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It is now generally agreed that this was once a large monolith used by the Romans as a milestone, with all the main city roads radiating out from it and the place from where all distances from Londinium were measured. A passage written in 1629 refers to it as “the remayning parte of London Stone” confirming that it was once larger. Before this, Stow’s research tells us that it was embedded so firmly in the ground that it would break the wheels of a passing cart if hit by it. It’s age has been estimated by some to be in the region of 3,000 years, and it was important enough to be mentioned in writings by the Saxons in the 10th. century as well as by Shakespeare in Henry IV. The remains of a large Roman complex on the site, uncovered by excavation works over the years, give the impression that this was an important building to the Romans, possibly the home of a Governor. Since then, the stone seems to have lost some of it’s importance, and is passed by with hardly anyone knowing it is there.
In 1742 it was moved from it’s existing position and set into the wall of Saint Swithin’s Church where it stayed until the church was demolished to make way for new buildings in 1962. It was placed in the wall of a building which at the time of writing is a sportswear shop just along from Cannon Street Station, on the opposite side of the road. There is a plaque on top giving information, but unless you know that it’s there, you don’t notice it. It is also very difficult to photograph, being so low down and the protective glass that also shows the shop interior, reflects light back into the camera lens.
It is a shame that a better and more suitable home cannot be found for the stone, and that it has been abandoned like this.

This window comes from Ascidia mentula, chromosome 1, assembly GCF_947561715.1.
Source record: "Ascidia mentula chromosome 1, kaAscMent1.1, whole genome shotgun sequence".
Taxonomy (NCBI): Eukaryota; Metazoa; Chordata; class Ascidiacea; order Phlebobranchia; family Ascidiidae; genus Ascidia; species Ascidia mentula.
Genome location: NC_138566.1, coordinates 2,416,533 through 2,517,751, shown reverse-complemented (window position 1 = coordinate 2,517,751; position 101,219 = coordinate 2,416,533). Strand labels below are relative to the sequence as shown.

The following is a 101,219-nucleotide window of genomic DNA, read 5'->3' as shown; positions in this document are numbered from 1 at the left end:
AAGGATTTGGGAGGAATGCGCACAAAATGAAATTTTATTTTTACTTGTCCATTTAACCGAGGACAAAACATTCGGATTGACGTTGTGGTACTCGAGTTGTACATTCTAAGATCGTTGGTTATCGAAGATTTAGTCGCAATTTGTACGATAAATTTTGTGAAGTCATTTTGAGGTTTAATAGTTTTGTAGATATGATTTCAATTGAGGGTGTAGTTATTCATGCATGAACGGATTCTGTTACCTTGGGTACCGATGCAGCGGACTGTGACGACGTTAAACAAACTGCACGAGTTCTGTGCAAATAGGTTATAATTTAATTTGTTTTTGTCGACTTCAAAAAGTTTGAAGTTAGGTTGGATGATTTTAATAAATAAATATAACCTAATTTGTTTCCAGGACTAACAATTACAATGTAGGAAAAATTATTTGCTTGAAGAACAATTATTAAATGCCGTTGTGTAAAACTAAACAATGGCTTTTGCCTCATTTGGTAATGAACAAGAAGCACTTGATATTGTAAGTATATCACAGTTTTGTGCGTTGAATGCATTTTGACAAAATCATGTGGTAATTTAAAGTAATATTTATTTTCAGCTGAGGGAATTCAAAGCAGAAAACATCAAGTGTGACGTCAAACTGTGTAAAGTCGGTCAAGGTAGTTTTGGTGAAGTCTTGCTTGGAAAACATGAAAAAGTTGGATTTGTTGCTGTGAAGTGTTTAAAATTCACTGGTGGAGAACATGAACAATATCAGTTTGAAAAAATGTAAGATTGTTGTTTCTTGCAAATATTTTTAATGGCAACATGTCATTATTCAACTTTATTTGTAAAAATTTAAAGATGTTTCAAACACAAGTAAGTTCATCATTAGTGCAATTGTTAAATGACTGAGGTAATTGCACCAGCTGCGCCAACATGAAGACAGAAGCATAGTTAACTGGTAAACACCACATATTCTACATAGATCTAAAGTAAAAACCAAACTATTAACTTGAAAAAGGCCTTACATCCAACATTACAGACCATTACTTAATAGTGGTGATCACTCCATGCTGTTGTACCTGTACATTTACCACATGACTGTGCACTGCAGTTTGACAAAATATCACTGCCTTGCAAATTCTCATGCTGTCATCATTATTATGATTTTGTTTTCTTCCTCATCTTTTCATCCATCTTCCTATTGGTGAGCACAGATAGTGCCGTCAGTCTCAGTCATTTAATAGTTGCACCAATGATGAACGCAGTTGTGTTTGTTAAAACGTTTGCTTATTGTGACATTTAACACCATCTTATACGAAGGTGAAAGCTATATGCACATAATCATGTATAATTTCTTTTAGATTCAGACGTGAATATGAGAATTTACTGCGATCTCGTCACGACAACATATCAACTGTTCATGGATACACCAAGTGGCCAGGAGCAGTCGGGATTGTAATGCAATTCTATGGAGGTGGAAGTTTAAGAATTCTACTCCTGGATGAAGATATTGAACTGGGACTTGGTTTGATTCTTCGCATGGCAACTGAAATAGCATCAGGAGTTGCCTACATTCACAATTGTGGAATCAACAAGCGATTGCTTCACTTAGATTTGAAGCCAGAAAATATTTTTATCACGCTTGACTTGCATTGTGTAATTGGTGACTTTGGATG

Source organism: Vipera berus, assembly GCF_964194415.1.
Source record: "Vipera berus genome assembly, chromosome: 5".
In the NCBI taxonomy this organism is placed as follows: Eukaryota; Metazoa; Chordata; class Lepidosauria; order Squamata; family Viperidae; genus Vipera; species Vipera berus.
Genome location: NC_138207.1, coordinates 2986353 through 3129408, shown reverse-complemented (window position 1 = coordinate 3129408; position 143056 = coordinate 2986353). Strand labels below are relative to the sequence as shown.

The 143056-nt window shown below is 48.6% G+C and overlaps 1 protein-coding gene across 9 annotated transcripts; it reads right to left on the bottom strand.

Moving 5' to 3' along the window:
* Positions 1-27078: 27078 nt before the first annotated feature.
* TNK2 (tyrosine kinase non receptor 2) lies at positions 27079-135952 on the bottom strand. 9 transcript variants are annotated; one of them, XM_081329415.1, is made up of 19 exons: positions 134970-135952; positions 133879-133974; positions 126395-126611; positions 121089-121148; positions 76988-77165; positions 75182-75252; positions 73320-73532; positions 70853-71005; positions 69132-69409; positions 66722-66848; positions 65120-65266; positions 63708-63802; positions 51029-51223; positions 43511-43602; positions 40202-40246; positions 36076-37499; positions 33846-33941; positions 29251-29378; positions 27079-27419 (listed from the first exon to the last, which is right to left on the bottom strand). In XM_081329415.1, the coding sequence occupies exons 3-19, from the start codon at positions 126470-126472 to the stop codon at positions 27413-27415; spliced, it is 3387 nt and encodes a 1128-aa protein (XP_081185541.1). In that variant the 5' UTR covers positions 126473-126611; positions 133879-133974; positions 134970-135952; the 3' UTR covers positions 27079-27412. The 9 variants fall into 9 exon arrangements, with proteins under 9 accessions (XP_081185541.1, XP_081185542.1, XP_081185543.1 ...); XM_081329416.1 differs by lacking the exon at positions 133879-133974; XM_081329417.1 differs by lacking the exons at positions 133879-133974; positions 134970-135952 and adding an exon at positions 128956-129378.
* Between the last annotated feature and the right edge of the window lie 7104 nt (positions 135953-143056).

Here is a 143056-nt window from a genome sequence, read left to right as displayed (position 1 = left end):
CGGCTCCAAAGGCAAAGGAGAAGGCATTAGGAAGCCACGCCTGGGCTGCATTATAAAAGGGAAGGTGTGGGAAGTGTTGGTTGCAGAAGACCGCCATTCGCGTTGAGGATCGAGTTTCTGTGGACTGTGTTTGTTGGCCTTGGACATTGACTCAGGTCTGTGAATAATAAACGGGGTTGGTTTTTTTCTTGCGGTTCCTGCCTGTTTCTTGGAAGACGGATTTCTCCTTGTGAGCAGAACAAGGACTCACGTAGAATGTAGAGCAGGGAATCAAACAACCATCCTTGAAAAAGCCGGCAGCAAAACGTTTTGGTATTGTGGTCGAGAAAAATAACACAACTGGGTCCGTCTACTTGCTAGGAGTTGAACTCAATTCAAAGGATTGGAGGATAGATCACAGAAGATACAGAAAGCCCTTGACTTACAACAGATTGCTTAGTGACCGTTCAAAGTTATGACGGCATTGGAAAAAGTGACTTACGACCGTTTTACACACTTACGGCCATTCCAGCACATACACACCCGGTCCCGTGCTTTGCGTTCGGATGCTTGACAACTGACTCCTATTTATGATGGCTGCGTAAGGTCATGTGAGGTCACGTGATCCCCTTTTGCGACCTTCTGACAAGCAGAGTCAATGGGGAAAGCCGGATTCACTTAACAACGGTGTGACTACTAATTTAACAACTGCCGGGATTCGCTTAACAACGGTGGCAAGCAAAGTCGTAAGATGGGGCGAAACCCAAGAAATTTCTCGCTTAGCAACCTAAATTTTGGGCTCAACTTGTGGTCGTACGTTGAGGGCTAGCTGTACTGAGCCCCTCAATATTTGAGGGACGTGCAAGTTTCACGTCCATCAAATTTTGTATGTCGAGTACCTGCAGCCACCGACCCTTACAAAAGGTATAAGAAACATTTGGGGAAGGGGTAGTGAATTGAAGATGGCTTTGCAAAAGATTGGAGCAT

The poet John Milton was born in Bread Street, which runs from Cheapside to Gresham Street. He was christened at All Hallows Church. Both the church, and his birthplace are no longer there due to rebuilding of the area. The plaque commemorating his birth was taken from the wall of All Hallows and now resides on the side wall of Saint Mary le Bow Church. There was also a bust of Milton in Bread Street but so far I have been unable to trace it’s whereabouts today. A new plaque commemorating the 400th. anniversary of his birth was erected in July 2008. He is buried in St. Giles Church, Cripplegate.
When the Millennium Bridge first opened in 2000 it was nicknamed the wobbly bridge, because it swayed as people walked across it. The more people walking across it, the more it swayed. Unfortunately this was not intentional and led to it’s closure for another year to rectify the problem!
Designed by the office of Norman Foster along with Arum and Sir Anthony Caro, It was the first new bridge across the Thames since 1894 when Tower Bridge was built. It is purely for pedestrians and links the Saint Paul’s area of the city to the Tate Modern and Globe Theatre on the South side of the river.
If you take a walk down Chiswell Street from Moorgate, you will find the “The Brewery”. Among the newly constructed buildings you will see an older brick built construction on the corner of Milton Street. This was once a busy brewery operating out of the City.
The former Whitbread's brewery was sold in September 2005. Before that it had been the site of Whitbread’s heritage since the company’s founder, Samuel Whitbread, started brewing there in 1750. Brewing ceased in 1976 although the site continued to be used as its head office until 2000.